Despite Friday’s double-digit loss to the Miami Heat, losing three of their last four games and even their 118-110 loss to Sunday afternoon opponent Phoenix on Nov. 11, the Timberwolves have opted to move forward.
“It gets frustrating, but you’ve got to stay the course,” Timberwolves forward Taj Gibson said at Saturday afternoon practice. “It’s still a group of guys that are still getting in it, bonding with veterans. You still have to stay patient, always have to stay positive.”
That’s probably tough for Gibson, a veteran in his ninth season in the NBA who has mostly experienced playoff berths and success since entering the NBA.
His longtime head coach Tom Thibodeau is the same way. During his stint in Chicago — with both Gibson and Jimmy Butler — he made the playoffs every year and got as far as the Eastern Conference Finals in 2011.
To be clear, the Timberwolves are currently on that trajectory.
At 11-8, they’re slotted as the No. 5 seed in the Western Conference and are tied for the top slot in the Northwest Division. It’s a start this franchise hasn’t experienced since the prime years of Kevin Garnett, and it’s something fans might be liable to take for granted.
Still, after Friday’s 109-97 loss to the Miami Heat, a game where the Wolves allowed 19 3-pointers, it can be understood why frustration might be setting in. They’ve now lost three of their last four games and have given up 100-plus points in their last five.
Their most recent loss caused their star to unload some of that frustration. Butler, a player whose pride for defense can be visualized on the floor, has not always seen that from his teammates.
“I would think time and time after going through the film, you watching yourself constantly getting your (butt) beat on the defensive end, you’d get sick and tired of it,” he said after Friday’s loss. “I don’t think it registered in our heads like that.”
After being reunited in July, Butler and Thibodeau have quickly gotten back on the same page. Their quotes and responses have often mirrored the same sentiment, and their frustration seems to carry from one to the other.
So when Butler sounded off on Friday, Thibodeau matched it on Saturday.
“We have to do better, there’s no getting around that,” Thibodeau said. “It’s what we have to do if we want to win. We can’t keep talking about it, we have to do something about it.”
The improvements statistically have been small – smaller than what some were hoping for – but they are there.
Still, this past week has been a roadblock for them, and Friday’s game might have been the biggest hit yet. They moved from 23rd to 25th in defensive rating, a figure they had progressively been moving up in since the beginning of November. A season ago, they were 26th.
Meanwhile, they’re currently seventh in offensive rating.
Last year, they were 10th.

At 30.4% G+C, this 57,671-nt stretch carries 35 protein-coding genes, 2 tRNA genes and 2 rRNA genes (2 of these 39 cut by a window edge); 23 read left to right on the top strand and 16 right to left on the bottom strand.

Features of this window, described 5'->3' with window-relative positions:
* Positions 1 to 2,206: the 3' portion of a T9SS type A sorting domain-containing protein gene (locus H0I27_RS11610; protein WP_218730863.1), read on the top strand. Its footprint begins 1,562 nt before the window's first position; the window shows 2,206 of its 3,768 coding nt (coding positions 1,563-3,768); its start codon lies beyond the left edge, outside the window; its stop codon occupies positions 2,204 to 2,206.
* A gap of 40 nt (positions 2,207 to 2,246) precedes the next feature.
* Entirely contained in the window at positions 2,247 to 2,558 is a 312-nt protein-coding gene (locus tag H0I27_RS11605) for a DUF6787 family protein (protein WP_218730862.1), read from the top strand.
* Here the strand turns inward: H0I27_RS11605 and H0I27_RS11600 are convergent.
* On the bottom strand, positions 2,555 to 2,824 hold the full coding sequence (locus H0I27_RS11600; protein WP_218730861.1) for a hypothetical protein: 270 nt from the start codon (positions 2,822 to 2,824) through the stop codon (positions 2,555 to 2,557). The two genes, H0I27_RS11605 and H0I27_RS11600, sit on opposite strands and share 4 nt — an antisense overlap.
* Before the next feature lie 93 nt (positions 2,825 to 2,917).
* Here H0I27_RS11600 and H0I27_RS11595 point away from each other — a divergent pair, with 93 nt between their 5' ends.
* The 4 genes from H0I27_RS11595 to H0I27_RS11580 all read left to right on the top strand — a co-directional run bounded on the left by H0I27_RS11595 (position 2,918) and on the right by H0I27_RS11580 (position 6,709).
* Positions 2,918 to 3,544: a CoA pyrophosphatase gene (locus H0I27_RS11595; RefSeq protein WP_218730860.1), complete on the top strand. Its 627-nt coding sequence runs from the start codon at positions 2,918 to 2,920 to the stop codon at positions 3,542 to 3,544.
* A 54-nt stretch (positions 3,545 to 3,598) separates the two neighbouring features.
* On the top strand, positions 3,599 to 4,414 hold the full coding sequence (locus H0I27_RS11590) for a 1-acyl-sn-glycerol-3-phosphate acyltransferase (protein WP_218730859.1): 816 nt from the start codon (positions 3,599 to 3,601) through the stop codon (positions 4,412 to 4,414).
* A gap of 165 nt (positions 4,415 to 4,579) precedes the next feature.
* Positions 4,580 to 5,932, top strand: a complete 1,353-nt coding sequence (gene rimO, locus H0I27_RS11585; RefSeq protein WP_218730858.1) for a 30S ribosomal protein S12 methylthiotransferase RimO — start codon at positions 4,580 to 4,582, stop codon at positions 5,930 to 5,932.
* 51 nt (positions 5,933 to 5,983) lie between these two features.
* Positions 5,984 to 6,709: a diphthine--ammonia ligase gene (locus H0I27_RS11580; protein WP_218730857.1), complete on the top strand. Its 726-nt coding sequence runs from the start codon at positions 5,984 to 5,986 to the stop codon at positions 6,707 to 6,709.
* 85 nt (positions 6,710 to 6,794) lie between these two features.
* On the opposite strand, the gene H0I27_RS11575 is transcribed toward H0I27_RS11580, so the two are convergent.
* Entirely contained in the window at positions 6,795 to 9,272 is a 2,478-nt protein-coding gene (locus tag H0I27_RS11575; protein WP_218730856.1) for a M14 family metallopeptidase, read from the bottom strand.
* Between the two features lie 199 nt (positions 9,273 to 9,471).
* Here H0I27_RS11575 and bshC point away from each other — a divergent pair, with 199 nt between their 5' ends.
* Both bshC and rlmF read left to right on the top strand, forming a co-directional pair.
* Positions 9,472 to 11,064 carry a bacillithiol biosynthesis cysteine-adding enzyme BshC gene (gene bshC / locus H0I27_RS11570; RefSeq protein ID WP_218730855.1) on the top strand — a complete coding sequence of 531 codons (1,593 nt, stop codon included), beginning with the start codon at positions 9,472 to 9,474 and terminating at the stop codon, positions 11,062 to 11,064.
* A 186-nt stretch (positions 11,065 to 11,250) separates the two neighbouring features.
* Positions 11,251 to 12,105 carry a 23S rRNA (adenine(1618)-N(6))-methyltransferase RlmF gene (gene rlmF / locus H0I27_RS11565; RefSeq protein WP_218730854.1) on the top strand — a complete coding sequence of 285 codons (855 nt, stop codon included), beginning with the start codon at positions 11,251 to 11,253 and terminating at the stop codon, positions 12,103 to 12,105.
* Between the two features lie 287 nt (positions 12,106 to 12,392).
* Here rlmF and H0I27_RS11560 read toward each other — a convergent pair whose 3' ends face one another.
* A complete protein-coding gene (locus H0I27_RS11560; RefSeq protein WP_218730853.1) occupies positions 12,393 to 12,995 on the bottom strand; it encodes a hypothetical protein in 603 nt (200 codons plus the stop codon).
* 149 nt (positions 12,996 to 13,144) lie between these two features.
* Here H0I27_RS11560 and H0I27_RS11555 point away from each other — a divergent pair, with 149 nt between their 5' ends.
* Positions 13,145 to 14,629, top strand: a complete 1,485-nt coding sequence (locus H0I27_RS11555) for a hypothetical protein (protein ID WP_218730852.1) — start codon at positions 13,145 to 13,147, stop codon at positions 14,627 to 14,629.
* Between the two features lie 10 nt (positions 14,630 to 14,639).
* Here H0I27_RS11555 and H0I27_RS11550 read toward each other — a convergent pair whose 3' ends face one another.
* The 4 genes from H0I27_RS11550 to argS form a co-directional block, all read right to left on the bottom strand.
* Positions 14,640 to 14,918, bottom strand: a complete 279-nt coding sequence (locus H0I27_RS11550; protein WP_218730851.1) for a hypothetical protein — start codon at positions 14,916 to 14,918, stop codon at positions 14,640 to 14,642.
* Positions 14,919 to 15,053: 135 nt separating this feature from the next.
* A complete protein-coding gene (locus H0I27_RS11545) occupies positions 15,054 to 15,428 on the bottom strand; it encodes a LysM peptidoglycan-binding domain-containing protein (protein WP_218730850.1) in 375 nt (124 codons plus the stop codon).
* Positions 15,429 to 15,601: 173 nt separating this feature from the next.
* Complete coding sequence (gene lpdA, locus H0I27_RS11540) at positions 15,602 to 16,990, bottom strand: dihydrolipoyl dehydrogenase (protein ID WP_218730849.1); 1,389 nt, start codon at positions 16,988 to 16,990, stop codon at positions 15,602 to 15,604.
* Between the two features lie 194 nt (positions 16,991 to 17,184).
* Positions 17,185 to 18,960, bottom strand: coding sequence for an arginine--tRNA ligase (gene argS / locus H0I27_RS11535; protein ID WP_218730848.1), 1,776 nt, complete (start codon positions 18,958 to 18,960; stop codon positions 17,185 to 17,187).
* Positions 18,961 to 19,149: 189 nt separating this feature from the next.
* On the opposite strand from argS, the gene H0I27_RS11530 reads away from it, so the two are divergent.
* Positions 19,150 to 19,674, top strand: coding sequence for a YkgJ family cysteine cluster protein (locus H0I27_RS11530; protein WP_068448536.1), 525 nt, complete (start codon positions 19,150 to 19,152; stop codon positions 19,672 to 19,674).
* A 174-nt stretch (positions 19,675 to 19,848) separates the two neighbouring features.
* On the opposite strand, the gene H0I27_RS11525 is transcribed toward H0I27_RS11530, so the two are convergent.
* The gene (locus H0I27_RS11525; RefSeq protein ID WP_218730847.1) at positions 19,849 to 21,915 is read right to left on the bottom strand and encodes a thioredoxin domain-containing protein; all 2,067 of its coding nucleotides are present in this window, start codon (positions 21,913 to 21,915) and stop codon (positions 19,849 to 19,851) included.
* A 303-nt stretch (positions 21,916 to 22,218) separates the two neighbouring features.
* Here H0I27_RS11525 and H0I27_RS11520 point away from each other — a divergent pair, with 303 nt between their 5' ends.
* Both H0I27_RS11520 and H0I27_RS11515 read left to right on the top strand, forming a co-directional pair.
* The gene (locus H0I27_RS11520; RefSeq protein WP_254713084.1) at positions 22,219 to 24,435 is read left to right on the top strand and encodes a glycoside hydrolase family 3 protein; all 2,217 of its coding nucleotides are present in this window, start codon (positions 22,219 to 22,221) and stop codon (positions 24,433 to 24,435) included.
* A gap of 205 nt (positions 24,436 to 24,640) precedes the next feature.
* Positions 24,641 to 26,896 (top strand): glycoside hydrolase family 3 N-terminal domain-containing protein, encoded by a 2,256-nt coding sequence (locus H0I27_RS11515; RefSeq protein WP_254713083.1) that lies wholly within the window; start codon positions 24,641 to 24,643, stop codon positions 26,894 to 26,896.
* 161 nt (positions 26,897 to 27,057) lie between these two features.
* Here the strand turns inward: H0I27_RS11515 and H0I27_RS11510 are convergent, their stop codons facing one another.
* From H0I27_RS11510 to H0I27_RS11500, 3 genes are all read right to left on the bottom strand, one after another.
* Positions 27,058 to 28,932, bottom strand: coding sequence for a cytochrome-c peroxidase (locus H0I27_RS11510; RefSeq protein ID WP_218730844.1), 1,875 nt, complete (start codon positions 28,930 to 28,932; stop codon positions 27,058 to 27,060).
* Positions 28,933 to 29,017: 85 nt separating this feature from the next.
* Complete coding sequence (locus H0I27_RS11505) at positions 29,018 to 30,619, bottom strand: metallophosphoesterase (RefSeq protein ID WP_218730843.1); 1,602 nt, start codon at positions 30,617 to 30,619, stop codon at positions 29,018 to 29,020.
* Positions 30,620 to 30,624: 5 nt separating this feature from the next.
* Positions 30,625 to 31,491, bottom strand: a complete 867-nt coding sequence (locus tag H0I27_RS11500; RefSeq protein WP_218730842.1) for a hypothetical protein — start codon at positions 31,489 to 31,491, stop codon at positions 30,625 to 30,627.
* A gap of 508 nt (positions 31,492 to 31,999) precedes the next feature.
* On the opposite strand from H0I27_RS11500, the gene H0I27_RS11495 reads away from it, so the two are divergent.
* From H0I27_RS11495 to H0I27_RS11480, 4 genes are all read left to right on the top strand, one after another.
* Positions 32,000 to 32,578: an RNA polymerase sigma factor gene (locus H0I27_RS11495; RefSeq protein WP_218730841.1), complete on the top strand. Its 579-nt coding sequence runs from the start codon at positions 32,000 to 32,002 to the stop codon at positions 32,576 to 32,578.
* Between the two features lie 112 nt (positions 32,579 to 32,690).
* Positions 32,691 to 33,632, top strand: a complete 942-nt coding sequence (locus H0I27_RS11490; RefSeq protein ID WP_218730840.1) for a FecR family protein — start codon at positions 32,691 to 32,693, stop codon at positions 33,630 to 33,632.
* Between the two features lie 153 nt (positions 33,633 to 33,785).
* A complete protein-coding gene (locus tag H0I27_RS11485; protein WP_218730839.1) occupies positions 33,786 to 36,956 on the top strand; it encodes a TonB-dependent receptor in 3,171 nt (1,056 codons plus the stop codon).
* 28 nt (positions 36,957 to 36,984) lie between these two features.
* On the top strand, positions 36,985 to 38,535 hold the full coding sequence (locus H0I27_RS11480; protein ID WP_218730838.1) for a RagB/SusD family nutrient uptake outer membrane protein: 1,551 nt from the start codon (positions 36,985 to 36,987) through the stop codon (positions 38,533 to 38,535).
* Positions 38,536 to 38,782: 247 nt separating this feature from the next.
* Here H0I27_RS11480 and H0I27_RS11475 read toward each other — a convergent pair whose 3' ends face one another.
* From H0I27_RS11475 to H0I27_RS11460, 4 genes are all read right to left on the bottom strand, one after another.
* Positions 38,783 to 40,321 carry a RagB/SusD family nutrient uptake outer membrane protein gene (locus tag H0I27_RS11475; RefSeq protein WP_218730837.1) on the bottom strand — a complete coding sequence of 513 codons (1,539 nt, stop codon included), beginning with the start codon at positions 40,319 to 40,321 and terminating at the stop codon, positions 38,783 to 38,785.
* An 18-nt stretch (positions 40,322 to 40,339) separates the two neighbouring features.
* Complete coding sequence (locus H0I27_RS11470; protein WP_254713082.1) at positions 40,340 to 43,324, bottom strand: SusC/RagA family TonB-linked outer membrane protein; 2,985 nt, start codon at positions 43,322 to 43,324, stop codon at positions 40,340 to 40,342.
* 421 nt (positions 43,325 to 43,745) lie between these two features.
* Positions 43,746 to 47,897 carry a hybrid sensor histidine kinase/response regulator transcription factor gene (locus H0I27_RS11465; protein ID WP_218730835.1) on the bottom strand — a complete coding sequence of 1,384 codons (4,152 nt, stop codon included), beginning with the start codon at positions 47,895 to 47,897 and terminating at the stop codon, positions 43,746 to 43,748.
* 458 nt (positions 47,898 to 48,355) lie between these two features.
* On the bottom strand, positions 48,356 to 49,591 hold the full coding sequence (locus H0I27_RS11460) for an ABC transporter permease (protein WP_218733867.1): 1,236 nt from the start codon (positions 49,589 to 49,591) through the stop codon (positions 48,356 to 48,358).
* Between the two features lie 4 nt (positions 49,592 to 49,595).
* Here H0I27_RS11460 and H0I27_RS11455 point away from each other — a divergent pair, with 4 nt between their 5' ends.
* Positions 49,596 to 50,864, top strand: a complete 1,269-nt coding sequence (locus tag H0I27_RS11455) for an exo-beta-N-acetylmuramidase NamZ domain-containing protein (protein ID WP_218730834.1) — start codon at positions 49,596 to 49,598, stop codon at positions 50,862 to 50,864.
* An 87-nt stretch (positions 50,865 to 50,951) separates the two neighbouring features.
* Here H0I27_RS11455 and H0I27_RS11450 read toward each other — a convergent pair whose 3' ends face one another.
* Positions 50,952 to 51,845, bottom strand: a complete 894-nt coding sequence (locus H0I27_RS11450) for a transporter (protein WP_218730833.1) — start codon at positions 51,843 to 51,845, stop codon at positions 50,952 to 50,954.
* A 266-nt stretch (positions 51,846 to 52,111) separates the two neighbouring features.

The improvements are a welcome change, and might simply be a reflection of the inclusion of guys like Butler and Gibson, whose mere presence is an upgrade over what they had a year ago. Even the obvious improvement to Nemanja Bjelica off the bench has been a boost for them.
But that’s where Butler’s quote comes back into play. Taking the inclusion Butler, Gibson, Bjelica, Jeff Teague and Jamal Crawford into account implies there are team-wide issues that haven’t been addressed. There are some issues that have carried over last year that might still be prevalent. Some of that can be attributed to youngsters like Karl-Anthony Towns and Andrew Wiggins, some could be attributed to how well the message is sinking in from the coaching staff to the players.
Still, the players themselves, especially the veterans, don’t have that same concern.
“It just takes time,” Crawford said Saturday. “Some teams get it quick, some teams don’t. We’ve shown it in stretches. I think that’s where the frustration comes in.”
On Sunday, the Timberwolves face off against the Suns, a team they fell to two weeks ago. The loss came at a time when the team was still in a place of high optimism, and most saw it as a gimme for Thibodeau’s team.
They ended up losing that game, and with it came the fact that the Timberwolves aren’t yet ready to call any game a gimme.
Part of that, as Butler said, is tactical. They haven’t always put forth the best effort, especially defensively. Part of that, as Crawford said, is the players continuing to figure each other out and develop chemistry. And part of that, as Gibson said, is staying the course, and remembering what got them out to a playoff push so early in the season.
This team isn’t a complete package yet, but it’s further along than their previous four games might indicate. It will take some time, and some of that time won’t be fun.
But as long as they stay the course, most of it will be.
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